Are You Guilty Of Emotional Eating? Here’s How To Stop It



Written by: Anni Bedrossian

Have you ever attacked a tub of ice cream after a bad breakup? Practically climbed into a bag of potato chips when feeling lonely or sad? Reached into a large bowl of popcorn when stressed, only to realize you’ve already mindlessly eaten the whole thing?

Then you, my friend, along with millions of others, have experienced emotional eating.  

Where does emotional eating come from? Why does it happen? Why do so many of us choose food to soothe our negative emotions, only to feel worse afterwards, rather than choosing something that would actually work, like going for a walk or taking a yoga class?  Most importantly…  

How do we stop doing it?

People think of emotional eating as a lack of self-control, but in reality, it’s a lot more deep-rooted than that. Some say it even goes all the way back to when we were babies.

Think of it – anytime babies cry, no matter what the reason, more often than not, they are given the bottle, the boob, or some other type of food. As babies, we may have cried because we were uncomfortable, or tired, or in pain, but the response was often the same: our negative emotions were soothed with food. And so the cycle began.

This emotional connection with food was reinforced as we got older when we were rewarded for good behavior with ice cream or chocolate. Or maybe your parents used food rather than emotions to show you love.

My father was definitely guilty of that; rather than emotionally connecting with us through, you know, emotions, he showed us he loved us by cooking large quantities of homemade food. I remember him always trying to convince us to keep eating even when we were full and, if we refused, it would hurt his feelings. Rejecting his food was akin to rejecting his love.

Needless to say, emotional eating is pretty deep-rooted. Here is what to do when you find yourself reaching for that favorite comfort food of yours…

The first step, as with most things you want to overcome, is to be aware when you’re doing it and to identify your triggers.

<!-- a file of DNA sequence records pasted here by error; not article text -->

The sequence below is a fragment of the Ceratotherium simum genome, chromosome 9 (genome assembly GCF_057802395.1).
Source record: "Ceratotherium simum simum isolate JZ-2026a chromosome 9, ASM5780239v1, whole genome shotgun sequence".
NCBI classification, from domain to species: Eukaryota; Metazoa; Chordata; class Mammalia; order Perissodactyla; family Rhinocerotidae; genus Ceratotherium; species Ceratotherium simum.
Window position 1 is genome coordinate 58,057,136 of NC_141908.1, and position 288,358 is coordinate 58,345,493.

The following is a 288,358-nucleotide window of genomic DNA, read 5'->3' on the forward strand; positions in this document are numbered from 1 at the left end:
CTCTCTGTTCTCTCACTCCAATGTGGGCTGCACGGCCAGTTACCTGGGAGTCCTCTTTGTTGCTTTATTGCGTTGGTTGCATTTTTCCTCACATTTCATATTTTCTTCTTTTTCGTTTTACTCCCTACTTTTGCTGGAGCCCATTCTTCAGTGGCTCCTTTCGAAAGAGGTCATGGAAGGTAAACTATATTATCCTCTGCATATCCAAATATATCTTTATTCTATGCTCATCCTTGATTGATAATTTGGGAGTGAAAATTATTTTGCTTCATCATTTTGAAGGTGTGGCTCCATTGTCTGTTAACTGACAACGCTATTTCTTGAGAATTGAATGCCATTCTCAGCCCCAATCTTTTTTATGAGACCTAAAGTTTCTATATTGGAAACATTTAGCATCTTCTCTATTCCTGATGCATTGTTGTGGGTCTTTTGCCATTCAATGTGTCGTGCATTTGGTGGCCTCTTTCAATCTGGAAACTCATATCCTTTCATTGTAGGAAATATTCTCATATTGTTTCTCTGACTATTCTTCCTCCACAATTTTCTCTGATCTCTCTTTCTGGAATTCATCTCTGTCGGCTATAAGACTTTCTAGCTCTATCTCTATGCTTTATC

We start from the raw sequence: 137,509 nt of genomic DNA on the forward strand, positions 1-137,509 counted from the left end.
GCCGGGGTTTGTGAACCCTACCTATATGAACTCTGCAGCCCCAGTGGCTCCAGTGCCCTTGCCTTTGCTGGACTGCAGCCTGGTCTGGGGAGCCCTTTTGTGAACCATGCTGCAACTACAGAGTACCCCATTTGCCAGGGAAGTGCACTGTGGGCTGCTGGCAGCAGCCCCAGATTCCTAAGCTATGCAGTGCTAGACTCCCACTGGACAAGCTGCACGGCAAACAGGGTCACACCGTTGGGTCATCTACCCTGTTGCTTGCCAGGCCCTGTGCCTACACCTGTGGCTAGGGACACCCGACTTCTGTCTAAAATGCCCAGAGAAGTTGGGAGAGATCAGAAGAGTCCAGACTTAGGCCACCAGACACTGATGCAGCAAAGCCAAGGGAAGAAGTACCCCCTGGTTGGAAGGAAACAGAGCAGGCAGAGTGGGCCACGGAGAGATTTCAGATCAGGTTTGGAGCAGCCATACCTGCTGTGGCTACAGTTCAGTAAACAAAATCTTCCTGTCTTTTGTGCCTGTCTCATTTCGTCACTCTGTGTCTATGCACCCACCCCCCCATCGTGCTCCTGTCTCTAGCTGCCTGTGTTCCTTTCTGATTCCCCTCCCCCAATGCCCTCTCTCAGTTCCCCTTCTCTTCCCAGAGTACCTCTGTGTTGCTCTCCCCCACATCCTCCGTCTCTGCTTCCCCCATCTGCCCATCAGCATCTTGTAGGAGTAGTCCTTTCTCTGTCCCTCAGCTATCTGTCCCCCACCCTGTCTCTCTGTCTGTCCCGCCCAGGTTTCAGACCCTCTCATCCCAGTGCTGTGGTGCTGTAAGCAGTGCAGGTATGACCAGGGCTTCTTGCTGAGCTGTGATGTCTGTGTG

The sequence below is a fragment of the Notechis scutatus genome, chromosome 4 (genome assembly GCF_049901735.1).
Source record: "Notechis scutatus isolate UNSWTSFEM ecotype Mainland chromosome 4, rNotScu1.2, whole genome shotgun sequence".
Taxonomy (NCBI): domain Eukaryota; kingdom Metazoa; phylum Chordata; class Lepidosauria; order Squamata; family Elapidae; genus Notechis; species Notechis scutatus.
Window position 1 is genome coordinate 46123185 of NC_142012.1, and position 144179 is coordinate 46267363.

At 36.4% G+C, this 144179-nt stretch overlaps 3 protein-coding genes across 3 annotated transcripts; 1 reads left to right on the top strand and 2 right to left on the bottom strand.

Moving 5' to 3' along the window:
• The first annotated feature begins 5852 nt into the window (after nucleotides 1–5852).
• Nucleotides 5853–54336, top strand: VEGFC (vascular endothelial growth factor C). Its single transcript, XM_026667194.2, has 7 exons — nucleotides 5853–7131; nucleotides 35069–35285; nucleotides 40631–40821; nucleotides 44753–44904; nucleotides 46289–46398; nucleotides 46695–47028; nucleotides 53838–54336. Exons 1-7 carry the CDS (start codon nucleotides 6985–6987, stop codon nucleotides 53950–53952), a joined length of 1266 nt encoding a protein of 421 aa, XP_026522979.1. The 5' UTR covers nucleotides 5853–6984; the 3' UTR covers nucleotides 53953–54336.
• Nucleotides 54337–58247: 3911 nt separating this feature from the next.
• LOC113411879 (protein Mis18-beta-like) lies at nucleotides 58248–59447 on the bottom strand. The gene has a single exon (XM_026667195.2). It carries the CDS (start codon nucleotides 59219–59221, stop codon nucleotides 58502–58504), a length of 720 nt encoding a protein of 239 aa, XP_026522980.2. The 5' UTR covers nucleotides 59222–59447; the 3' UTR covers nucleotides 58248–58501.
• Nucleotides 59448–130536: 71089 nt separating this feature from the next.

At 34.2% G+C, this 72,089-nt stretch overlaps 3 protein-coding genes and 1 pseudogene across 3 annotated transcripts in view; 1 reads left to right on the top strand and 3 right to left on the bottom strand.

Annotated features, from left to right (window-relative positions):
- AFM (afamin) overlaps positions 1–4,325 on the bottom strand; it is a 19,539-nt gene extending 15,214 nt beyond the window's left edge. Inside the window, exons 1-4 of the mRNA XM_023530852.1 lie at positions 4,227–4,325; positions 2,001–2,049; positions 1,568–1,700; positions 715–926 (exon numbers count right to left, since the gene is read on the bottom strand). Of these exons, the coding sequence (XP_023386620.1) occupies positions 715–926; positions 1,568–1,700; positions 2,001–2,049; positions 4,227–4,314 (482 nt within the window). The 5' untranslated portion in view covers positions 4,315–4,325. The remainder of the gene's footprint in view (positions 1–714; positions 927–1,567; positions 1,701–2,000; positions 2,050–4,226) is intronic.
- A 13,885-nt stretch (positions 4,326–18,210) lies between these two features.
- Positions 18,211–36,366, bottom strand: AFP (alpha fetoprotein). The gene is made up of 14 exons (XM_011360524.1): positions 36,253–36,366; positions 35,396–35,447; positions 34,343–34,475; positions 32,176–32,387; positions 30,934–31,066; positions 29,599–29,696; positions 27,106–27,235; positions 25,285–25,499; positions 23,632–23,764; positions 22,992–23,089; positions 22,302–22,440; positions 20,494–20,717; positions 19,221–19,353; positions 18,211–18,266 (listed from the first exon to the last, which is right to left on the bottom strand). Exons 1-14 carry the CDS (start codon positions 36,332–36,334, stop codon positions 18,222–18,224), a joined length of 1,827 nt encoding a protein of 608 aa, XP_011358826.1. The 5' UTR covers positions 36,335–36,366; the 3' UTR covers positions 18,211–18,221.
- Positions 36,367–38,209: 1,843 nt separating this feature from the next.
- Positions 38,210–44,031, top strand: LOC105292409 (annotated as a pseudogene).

Ask yourself these questions:

  • Do I eat when I’m actually hungry?
  • Do I eat when I’m stressed? Angry? Sad? Anxious? Lonely?
  • Do I feel powerless around food?

And when you inevitably catch yourself about to emotionally eat, ask yourself this:

  • If I don’t eat that macaroni and cheese right now, what would happen? What would I feel?
  • In other words, what feelings are you trying to avoid – trying to stifle – with food?

Emotional eating is about filling emotional voids rather than physical needs; therefore, you must find alternatives to fill the voids when you experience them.

They say it’s much easier to start doing something new rather than to stop doing something habitual, so rather than stopping the behavior, focus on replacing the behavior.  

Lonely? Call a friend. Sad? Cry it out. Anxious? Dance it off. Bored? Read a book. Stressed? Take a bath. The possibilities are endless. You have to figure out what works best for you.

The point is to start creating new, more positive responses to your emotions, paving the way to a more grounded, healthier and much happier you. Do you have a favorite way to replace the need to “eat your emotions?” Please share with us in the comments below.  


Anni Bedrossian
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Anni Bedrossian

Anni Bedrossian is a Registered Holistic Nutritionist, Certified Health Coach and Yoga Teacher. Having healed herself from years of anxiety and insomnia through yoga and sound nutrition, she is a testament to the transformative powers of holistic health and is dedicated to spreading the word to as many people as possible. She believes wholeheartedly that everything we have ever needed or will ever need is within and that deep down we are all superheroes – we all have the power to change our lives!
Anni Bedrossian
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